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Epworth Sleepiness Scale (ESS)
Availability

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Epworth Sleepiness Scale.

Classification
Supplemental: Spinal Cord Injury (SCI), Sport-Related Concussion (SRC) Subacute (after 72 hours to 3 months), and Persistent/Chronic (3 months and greater post concussion)
 
Exploratory: Sport-Related Concussion (SRC) Acute (time of injury until 72 hours)
Short Description of Instrument
The Epworth Sleepiness Scale (ESS) was developed in 1991 and is the most widely used subjective scale of daytime somnolence.
 
As with all subjective scales, participants may not recognize sleepiness, particularly when chronic.
 
Translations are available in over 20 languages and the Scale can be completed in less than 5 minutes.
 
See Epworth Sleepiness Scale - Children and Adolescents Version (ESS-CHAD) for children and adolescents aged 5-18.
Scoring
Rated from 0-24, with high scores indicating worse sleepiness.
 
General interpretation is as follows
 
0-5 Lower Normal Daytime Sleepiness
 
6-10 Higher Normal Daytime Sleepiness
 
11-12 Mild Excessive Daytime Sleepiness
 
13-15 Moderate Excessive Daytime Sleepiness
 
16-24 Severe Excessive Daytime Sleepiness
Rationale/Justification
Strengths/Weaknesses: The ESS is indicated for studies requiring a subjective measure of 'sleep propensity' (i.e. sleepiness). It has been extensively used in the general population and many health conditions. The ESS has also been used quite extensively in SCI studies. More evidence supporting its psychometric properties in SCI is warranted.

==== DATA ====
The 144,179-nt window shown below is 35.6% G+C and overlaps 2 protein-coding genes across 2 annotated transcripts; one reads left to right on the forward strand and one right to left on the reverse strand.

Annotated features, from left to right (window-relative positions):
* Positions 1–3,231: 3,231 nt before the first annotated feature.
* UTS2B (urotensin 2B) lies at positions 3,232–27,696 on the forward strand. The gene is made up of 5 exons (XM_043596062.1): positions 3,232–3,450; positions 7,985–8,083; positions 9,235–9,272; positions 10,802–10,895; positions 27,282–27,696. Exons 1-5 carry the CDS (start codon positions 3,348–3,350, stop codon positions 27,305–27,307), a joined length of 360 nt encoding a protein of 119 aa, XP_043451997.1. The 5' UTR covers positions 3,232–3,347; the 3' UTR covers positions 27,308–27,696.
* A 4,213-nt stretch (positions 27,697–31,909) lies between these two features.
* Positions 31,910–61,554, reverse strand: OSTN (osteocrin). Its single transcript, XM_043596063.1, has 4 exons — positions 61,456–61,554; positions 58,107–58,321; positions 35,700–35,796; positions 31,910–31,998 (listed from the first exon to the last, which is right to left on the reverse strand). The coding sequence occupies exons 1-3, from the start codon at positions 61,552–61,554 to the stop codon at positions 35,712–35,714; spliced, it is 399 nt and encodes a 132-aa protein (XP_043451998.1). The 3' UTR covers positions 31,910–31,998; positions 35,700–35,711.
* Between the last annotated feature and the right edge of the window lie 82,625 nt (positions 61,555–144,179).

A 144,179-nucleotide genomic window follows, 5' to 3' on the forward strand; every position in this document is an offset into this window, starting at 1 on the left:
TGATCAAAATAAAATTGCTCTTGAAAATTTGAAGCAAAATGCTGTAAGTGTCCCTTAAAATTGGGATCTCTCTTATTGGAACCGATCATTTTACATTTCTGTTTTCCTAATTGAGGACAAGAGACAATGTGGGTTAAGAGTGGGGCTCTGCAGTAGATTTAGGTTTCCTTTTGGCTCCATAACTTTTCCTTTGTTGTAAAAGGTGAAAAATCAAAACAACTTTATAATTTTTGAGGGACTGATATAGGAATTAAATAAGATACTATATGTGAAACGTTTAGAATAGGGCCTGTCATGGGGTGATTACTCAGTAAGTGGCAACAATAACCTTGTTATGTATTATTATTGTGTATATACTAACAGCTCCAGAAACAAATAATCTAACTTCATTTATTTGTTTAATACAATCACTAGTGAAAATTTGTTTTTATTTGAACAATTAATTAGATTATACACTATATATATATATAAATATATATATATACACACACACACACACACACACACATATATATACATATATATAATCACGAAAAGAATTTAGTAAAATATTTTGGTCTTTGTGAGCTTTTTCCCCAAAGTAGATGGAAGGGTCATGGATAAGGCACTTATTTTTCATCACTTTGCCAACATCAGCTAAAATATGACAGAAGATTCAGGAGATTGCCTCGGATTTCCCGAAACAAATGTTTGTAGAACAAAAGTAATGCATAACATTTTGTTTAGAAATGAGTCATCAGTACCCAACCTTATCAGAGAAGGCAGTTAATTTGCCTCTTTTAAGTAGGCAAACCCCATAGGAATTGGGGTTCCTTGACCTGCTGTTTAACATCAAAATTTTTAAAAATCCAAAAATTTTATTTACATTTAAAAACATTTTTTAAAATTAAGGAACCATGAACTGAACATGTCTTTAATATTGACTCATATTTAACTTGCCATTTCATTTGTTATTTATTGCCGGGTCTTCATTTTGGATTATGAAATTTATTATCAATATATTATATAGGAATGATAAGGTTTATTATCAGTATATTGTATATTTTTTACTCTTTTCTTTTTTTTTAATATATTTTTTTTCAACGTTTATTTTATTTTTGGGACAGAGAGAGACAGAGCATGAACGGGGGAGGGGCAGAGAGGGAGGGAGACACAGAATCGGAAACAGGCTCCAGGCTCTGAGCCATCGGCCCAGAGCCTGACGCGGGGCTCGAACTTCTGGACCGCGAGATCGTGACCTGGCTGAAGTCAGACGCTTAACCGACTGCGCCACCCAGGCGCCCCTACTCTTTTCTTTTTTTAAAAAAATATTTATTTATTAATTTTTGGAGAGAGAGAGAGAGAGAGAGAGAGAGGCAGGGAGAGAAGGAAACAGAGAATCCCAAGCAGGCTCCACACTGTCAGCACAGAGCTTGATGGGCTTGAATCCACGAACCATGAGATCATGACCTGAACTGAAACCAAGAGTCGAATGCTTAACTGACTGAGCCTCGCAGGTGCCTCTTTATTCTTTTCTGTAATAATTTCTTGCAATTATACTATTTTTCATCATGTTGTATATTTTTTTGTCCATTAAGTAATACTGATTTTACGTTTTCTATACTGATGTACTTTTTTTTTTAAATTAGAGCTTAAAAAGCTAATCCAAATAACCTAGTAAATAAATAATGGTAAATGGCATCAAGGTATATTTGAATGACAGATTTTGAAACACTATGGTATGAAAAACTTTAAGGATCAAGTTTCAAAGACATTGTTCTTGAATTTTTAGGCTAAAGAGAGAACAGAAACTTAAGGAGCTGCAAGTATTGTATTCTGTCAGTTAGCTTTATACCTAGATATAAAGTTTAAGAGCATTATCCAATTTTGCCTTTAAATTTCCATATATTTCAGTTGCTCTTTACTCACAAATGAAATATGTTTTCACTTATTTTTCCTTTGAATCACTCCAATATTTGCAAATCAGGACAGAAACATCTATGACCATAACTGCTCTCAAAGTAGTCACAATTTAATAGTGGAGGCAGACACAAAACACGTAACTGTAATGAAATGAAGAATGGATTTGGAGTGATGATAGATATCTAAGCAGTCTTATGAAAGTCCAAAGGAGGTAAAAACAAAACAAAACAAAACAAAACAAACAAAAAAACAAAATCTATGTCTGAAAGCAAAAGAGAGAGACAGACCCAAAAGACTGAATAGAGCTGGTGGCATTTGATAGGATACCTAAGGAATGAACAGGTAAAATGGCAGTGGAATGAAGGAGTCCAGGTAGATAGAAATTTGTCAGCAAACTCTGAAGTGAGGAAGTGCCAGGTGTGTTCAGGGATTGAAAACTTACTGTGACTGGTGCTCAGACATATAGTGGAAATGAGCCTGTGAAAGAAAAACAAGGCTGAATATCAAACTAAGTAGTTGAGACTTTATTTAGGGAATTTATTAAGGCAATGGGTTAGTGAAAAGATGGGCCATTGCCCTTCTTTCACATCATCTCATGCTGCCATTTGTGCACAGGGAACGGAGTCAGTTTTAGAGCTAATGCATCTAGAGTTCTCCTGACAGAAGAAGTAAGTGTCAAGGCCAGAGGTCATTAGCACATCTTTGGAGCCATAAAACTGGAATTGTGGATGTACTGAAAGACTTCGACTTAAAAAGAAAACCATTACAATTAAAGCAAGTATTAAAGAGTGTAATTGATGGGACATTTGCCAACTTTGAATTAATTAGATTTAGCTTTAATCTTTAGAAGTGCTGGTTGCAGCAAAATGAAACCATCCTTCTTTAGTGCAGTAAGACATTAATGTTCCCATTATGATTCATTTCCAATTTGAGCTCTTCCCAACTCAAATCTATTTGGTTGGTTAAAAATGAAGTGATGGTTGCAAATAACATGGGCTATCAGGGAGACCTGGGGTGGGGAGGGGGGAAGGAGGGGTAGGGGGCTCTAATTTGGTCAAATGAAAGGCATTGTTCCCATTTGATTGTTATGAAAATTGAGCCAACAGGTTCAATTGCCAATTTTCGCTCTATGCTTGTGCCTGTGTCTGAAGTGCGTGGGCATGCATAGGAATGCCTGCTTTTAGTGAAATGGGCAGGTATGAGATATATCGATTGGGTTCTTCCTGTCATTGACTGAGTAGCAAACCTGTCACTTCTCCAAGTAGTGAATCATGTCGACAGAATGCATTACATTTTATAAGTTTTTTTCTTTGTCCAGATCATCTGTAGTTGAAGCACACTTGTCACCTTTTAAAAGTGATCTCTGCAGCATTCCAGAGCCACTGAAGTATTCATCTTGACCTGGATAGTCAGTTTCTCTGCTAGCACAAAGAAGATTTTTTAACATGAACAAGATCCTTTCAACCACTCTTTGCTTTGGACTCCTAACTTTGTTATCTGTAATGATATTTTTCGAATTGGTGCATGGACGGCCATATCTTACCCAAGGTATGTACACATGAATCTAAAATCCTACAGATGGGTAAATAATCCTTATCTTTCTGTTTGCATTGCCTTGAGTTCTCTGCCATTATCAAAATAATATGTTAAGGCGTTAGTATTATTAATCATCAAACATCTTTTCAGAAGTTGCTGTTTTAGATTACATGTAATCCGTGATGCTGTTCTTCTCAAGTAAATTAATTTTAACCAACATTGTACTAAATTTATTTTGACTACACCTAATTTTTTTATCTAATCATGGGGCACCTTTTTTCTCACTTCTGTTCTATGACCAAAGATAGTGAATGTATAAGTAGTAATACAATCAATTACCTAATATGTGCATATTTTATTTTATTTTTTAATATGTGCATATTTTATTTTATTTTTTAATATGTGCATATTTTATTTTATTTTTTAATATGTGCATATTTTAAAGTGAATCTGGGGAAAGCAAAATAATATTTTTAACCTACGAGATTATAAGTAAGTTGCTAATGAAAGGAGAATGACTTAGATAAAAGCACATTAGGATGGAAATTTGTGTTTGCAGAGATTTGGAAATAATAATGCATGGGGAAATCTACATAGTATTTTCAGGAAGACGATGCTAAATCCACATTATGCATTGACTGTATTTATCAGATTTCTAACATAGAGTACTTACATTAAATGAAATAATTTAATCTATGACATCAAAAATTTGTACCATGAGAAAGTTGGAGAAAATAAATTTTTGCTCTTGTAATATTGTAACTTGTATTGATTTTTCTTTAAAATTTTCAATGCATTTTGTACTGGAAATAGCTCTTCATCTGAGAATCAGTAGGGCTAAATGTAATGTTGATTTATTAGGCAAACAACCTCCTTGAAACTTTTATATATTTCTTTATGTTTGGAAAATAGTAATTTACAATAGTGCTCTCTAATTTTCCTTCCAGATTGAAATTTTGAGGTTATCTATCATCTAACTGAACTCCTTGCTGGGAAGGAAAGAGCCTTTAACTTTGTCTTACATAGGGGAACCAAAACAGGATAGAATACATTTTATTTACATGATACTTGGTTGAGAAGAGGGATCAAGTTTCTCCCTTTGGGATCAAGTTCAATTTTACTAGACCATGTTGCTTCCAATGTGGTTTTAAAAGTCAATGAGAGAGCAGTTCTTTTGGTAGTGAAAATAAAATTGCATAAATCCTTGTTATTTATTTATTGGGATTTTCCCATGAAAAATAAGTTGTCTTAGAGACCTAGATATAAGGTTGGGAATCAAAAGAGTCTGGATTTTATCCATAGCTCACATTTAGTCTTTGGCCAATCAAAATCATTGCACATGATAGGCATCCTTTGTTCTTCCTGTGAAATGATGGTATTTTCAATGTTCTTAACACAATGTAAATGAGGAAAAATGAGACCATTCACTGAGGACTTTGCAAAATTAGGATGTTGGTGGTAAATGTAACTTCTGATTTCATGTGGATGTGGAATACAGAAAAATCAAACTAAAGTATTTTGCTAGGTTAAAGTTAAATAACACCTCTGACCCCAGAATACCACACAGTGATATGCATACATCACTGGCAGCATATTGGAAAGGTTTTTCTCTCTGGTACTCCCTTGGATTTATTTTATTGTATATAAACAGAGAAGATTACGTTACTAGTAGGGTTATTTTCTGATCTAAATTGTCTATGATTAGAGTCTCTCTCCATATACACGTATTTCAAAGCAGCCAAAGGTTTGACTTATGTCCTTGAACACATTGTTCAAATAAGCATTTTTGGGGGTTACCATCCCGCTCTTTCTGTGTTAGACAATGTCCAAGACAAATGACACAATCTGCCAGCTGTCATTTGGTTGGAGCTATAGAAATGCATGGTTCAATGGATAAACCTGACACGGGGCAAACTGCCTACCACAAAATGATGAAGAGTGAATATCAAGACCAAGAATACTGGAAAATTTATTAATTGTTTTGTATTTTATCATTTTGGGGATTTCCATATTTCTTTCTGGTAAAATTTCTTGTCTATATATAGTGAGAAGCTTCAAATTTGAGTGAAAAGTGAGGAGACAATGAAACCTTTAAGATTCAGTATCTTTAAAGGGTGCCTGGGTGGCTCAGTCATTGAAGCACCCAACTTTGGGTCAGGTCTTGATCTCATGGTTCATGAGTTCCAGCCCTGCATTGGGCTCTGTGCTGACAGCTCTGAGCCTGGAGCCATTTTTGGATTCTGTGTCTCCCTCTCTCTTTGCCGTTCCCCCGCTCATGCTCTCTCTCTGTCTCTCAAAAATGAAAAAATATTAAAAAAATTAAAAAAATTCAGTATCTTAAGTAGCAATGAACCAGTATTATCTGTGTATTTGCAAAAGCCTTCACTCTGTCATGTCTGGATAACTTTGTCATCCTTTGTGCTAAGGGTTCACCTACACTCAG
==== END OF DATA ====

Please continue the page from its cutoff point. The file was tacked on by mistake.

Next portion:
References
Key references:
Johns MW. A new method for measuring daytime sleepiness: the Epworth sleepiness scale. Sleep. 1991;14(6):540-545.
 
Johns MW. A new perspective on sleepiness. Sleep Biol Rhythm, 2010; 8: 170-179.
 
SCI references:
 
Boswell-Ruys CL, Lewis CR, Gandevia SC, Butler JE. Respiratory muscle training may improve respiratory function and obstructive sleep apnoea in people with cervical spinal cord injury. Spinal Cord Ser Cases. 2015 Jul 9;1:15010. Erratum in: Spinal Cord Ser Cases.2016 Jul 21;2:16019.
 
Campbell AJ, Neill AM, Scott DAR. Clinical reproducibility of the Epworth Sleepiness Scale for patients with suspected sleep apnea. J Clin Sleep Med. 2018;14(5): 791-795.
 
McCormick ZL, Chu SK, Binler D, Neudorf D, Mathur SN, Lee J, Marciniak C. Intrathecal Versus Oral Baclofen: A Matched Cohort Study of Spasticity, Pain, Sleep, Fatigue, and Quality of Life. PM R. 2016 Jun;8(6):553-62.
 
Sankari A, Bascom A, Oomman S, Badr MS. Sleep disordered breathing in chronic spinal cord injury. J Clin Sleep Med. 2014 Jan 15;10(1):65-72.
 
Sankari A, Martin JL, Bascom AT, Mitchell MN, Badr MS. Identification and treatment of sleep-disordered breathing in chronic spinal cord injury. Spinal Cord. 2015 Feb;53(2):145-9.
 
ThØfner HultÉn VD, Biering-SØrensen F, JØrgensen NR, Jennum PJ. Melatonin and cortisol in individuals with spinal cord injury. Sleep Med. 2018 Nov;51:92-98.
 
Other references:
Joorabbaf Motlagh S, Shabany M, Sadeghniiat Haghighi K, Nikbakht Nasrabadi A, Emami Razavi SH. Relationship Between Sleep Quality, Obstructive Sleep Apnea and Sleepiness During Day With Related Factors in Professional Drivers. Acta Medran. 2017 Nov;55(11):690-695.
 
Mollayeva T, Shapiro CM, Cassidy JD, Mollayeva S, Colantonio A. Assessment of Concussion/Mild Traumatic Brain Injury-Related Fatigue, Alertness, and Daytime Sleepiness: A Diagnostic Modelling Study. Neuropsychiatry (London) 6.6 (2016): 525-543.